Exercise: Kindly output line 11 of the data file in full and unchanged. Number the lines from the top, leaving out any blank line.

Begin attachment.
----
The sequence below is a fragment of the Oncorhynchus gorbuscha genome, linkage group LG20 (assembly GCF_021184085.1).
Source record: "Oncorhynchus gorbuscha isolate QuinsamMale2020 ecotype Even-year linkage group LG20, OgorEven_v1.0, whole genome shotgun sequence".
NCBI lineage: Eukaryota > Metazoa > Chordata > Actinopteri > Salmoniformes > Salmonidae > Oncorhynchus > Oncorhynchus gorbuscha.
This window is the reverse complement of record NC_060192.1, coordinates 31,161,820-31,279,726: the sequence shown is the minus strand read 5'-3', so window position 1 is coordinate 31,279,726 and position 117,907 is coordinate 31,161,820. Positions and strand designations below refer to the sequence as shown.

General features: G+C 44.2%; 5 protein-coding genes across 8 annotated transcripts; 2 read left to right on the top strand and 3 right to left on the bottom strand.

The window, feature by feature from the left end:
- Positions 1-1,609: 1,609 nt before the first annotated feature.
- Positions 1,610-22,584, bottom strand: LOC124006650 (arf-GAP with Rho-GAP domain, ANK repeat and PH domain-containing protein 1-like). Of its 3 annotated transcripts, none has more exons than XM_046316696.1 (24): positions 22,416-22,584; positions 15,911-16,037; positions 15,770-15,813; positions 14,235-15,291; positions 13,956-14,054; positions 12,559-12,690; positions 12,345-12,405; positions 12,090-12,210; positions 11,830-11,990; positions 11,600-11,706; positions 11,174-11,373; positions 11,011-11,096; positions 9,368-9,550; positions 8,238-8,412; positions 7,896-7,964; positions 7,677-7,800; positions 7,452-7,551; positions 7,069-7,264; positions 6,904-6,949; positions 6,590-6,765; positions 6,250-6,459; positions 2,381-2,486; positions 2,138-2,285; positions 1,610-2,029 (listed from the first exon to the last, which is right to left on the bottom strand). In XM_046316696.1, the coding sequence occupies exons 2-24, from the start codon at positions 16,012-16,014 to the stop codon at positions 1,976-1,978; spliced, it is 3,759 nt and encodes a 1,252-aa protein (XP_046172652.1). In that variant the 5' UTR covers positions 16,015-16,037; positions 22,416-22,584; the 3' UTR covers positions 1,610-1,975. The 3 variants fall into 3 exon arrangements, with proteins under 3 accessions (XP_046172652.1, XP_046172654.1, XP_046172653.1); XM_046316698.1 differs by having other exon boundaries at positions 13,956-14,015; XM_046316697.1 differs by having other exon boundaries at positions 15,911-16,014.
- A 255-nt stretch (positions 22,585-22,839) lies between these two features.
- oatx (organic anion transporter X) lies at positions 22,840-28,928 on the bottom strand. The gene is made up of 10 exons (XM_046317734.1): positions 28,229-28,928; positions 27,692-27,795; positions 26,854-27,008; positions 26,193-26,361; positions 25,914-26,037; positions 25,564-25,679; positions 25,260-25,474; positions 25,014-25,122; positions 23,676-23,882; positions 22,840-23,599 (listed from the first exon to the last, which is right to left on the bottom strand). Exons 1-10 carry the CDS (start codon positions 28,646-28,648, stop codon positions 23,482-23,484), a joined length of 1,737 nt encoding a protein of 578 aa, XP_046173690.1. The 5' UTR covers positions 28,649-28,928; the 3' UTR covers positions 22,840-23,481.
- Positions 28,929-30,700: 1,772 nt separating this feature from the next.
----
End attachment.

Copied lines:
- Positions 28,929-30,700: 1,772 nt separating this feature from the next.